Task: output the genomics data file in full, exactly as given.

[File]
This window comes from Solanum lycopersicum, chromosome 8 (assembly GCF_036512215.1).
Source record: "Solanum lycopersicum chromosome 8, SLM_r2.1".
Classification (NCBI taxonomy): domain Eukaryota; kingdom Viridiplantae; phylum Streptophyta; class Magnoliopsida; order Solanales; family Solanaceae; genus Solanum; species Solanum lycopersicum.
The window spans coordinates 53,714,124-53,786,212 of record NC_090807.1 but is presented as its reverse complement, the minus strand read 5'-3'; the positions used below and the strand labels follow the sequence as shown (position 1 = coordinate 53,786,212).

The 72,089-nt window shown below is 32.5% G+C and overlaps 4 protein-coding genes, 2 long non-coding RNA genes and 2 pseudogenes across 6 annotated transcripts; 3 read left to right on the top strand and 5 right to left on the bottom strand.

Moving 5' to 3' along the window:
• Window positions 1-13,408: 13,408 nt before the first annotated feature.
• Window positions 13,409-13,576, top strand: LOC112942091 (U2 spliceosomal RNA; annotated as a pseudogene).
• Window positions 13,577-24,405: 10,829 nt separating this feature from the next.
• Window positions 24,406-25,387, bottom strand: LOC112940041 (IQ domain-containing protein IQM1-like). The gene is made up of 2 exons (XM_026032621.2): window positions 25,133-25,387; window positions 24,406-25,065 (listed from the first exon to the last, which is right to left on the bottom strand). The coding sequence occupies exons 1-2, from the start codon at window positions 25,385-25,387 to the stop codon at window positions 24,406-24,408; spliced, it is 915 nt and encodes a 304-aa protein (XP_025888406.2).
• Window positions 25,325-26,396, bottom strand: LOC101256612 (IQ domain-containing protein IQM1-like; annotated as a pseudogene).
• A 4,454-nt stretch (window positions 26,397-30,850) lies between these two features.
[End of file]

This window comes from Solanum lycopersicum, chromosome 8 (assembly GCF_036512215.1).
Source record: "Solanum lycopersicum chromosome 8, SLM_r2.1".
Classification (NCBI taxonomy): domain Eukaryota; kingdom Viridiplantae; phylum Streptophyta; class Magnoliopsida; order Solanales; family Solanaceae; genus Solanum; species Solanum lycopersicum.
The window spans coordinates 53,714,124-53,786,212 of record NC_090807.1 but is presented as its reverse complement, the minus strand read 5'-3'; the positions used below and the strand labels follow the sequence as shown (position 1 = coordinate 53,786,212).

The 72,089-nt window shown below is 32.5% G+C and overlaps 4 protein-coding genes, 2 long non-coding RNA genes and 2 pseudogenes across 6 annotated transcripts; 3 read left to right on the top strand and 5 right to left on the bottom strand.

Moving 5' to 3' along the window:
• Window positions 1-13,408: 13,408 nt before the first annotated feature.
• Window positions 13,409-13,576, top strand: LOC112942091 (U2 spliceosomal RNA; annotated as a pseudogene).
• Window positions 13,577-24,405: 10,829 nt separating this feature from the next.
• Window positions 24,406-25,387, bottom strand: LOC112940041 (IQ domain-containing protein IQM1-like). The gene is made up of 2 exons (XM_026032621.2): window positions 25,133-25,387; window positions 24,406-25,065 (listed from the first exon to the last, which is right to left on the bottom strand). The coding sequence occupies exons 1-2, from the start codon at window positions 25,385-25,387 to the stop codon at window positions 24,406-24,408; spliced, it is 915 nt and encodes a 304-aa protein (XP_025888406.2).
• Window positions 25,325-26,396, bottom strand: LOC101256612 (IQ domain-containing protein IQM1-like; annotated as a pseudogene).
• A 4,454-nt stretch (window positions 26,397-30,850) lies between these two features.